- ^ Bradley, Betsy (December 11, 1990). "Herman Ridder Junior High School (Public School 98)" (PDF). Landmarks Preservation Commission. p. 10. Archived from the original (PDF) on March 3, 2016. Retrieved August 15, 2016.
- ^ Bordman, Gerald; Hischak, Thomas S. (2004). The Oxford Companion to American Theatre (3rd ed.). Oxford University Press. p. 389. ISBN 978-0195169867.
- ^ a b Schleier, Curt (August 14, 1998). "It's Easy Being Green: Hal Linden has played 'old' before, so taking over for Eli Wallach as the cranky octogenarian in 'Visiting Mr. Green' is a natural". The New York Jewish Week. p. 30.
- ^ Zosky Proulx, Brenda (July 19, 1982). "'Barney Miller's' Hal Linden is his own toughest critic". Montreal Gazette. Retrieved February 8, 2013.
- ^ a b Pfefferman, Naomi (December 13, 2001). "Barney Miller and Big Band". The Jewish Journal of Greater Los Angeles. Retrieved February 8, 2013.
- ^ a b c d Lovece, Frank (February 10, 1993). "Hal Linden patrols a new precinct". Waycross Journal-Herald. p. P–5. Retrieved February 8, 2013.
- ^ a b Stewart, Zan (May 17, 1996). "Hal Linden: Song and Dance (and Clarinet) Man". Los Angeles Times. Retrieved February 8, 2013.
- ^ a b Sharbutt, Jay (March 29, 1978). "Getting to the top wasn't in Hal Linden's career plan". St. Petersburg Times. p. 3D. Retrieved February 8, 2013.
- ^ Bordman, p.35
- ^ Everett, William A.; Laird, Paul R. (September 17, 2009). The A to Z of the Broadway Musical (94 ed.). Scarecrow Press. p. 300. ISBN 978-0810870444.
- ^ Roberts, Jerry (June 5, 2009). Encyclopedia of Television Film Directors. Vol. 1. Scarecrow Press. p. 207. ISBN 978-0810863781.
- ^ Lavin, Cheryl (April 26, 1987). "Up Front: First Person". The Baltimore Sun. p. SM2.
- ^ "Fun Facts About St. Elsewhere". PopCulturePassionistas.com. August 17, 2015. Retrieved February 16, 2018.
- ^ McAlister, Nancy (May 22, 1992). "Welcome to 'Jack's Place'". The Vindicator. Youngstown, Ohio. Retrieved February 8, 2013.
- ^ Margulies, Lee (May 22, 1995). "'General Hospital' Leads the Field in Daytime Emmys Television: CBS takes most awards, and several long-running serials make strong showings". Los Angeles Times. p. 5.
- ^ "Hal Linden will fill a rare villain role". Reading Eagle. May 1, 1995. p. A10. Retrieved February 8, 2013.
- ^ Palm Springs Walk of Stars by date dedicated Archived October 13, 2012, at the Wayback Machine
- ^ Hetrick, Adam (February 10, 2009). "Hal Linden to Star in Toronto Production of Tuesdays with Morrie". Playbill. Archived from the original on November 5, 2013. Retrieved February 8, 2013.
- ^ a b Behrens, Deborah (July 27, 2011). "Hal Linden and Christina Pickles Summer On Golden Pond". Los Angeles Times. Retrieved February 8, 2013.
- ^ "The NOLA Premiere Cast of 'Shine' performs on ABC 26 'Good Morning New Orleans' 11/14/2011". Archived from the original on December 11, 2021. Retrieved February 2, 2021 – via YouTube.
- ^ Jones, Kenneth (August 14, 2012). "Hal Linden, Megan Sikora, Matt Walton, Erin Cardillo Among Stars of Under My Skin Premiere at Pasadena Playhouse". Playbill. Archived from the original on November 5, 2013. Retrieved February 8, 2013.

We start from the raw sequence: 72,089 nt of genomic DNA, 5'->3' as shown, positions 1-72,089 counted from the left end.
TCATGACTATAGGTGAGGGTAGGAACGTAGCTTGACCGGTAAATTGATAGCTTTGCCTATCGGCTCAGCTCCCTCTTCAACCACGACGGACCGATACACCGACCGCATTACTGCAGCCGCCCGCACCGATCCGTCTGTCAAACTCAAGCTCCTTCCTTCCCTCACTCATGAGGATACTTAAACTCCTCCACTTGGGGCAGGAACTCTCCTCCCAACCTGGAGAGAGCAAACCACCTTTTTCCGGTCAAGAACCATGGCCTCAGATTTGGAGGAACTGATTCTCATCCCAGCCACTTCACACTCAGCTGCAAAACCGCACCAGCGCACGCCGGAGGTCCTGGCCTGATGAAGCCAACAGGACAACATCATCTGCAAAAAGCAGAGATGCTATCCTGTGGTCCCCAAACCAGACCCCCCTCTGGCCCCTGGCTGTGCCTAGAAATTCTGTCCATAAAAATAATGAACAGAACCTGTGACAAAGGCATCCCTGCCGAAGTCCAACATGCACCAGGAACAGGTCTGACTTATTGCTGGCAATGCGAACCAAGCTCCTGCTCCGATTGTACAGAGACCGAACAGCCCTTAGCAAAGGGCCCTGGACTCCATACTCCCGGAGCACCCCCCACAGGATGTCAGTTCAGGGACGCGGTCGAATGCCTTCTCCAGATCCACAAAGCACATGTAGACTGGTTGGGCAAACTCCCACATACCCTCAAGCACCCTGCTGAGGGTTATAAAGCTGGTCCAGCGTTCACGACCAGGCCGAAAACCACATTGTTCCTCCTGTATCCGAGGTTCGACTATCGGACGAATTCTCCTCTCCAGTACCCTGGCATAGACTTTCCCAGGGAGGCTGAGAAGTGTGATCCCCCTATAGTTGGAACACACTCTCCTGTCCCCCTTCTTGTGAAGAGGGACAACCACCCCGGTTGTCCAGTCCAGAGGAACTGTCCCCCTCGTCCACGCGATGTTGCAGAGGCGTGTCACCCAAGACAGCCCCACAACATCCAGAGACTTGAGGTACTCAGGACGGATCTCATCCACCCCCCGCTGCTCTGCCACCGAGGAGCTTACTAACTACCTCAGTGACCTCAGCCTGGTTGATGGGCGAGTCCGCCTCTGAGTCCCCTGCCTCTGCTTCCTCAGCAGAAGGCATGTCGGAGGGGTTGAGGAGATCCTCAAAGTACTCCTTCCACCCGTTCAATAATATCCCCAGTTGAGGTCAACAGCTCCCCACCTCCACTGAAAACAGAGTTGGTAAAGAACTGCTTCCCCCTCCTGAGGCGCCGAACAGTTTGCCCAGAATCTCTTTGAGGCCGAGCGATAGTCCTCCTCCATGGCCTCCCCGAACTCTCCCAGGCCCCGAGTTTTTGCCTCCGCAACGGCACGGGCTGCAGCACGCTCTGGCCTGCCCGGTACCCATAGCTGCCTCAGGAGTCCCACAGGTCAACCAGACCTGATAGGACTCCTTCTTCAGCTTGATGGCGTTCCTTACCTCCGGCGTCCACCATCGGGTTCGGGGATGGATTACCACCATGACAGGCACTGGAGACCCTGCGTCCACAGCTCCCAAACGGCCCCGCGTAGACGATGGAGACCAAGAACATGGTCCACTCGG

- ^ "Latest News". Old Globe Theatre. February 25, 2015. Archived from the original on February 27, 2015.
- ^ "Hal Linden Never Says No". The Milwaukee Journal. April 8, 1979. Retrieved February 8, 2013.
- ^ King, Susan (May 20, 2011). "Hal Linden can still hold a note". Los Angeles Times. Retrieved February 8, 2013.
- ^ Cohen, Erin (September 17, 2004). "Linden turned an 'interest into a passion' with JNF". Wisconsin Jewish Chronicle. Archived from the original on September 21, 2013. Retrieved February 8, 2013.
- ^ Kornacki, Steve (2018). The Red and the Blue: The 1990s and the Birth of Political Tribalism. HarperCollins. p. 15. ISBN 978-0-06-243898-0. Retrieved August 7, 2019.
- Hal Linden at the Internet Broadway Database
- Hal Linden at the Internet Off-Broadway Database
- Hal Linden at IMDb
- Hal Linden discography at Discogs
- Hal Linden (2001). Tony Memory: Hal Linden (Video). American Theatre Wing. Event occurs at 00:00:00-00:02:37 (inclusive). Archived from the original (.SWF) on April 23, 2007. Retrieved June 6, 2008.
- Hal Linden at The Interviews: An Oral History of Television
- 1931 births
- 20th-century American male actors
- 21st-century American male actors
- Living people
- Male actors from New York City
- American male film actors
- American jazz singers
- American male musical theatre actors
- American people of Lithuanian-Jewish descent
- American male soap opera actors
- American male television actors
- American television directors
- American male voice actors
- Big band clarinetists
- Big band saxophonists
- Big band singers
- City College of New York alumni
- Daytime Emmy Award winners
- Jewish American male actors
- Jewish American musicians
- Singers from New York City
- Queens College, City University of New York alumni
- Tony Award winners
- Traditional pop music singers
- United States Army soldiers
- United States Army personnel of the Korean War
- The High School of Music & Art alumni
- Jazz musicians from New York (state)
- 21st-century clarinetists
- 21st-century American male musicians
- American male jazz musicians
- 21st-century American Jews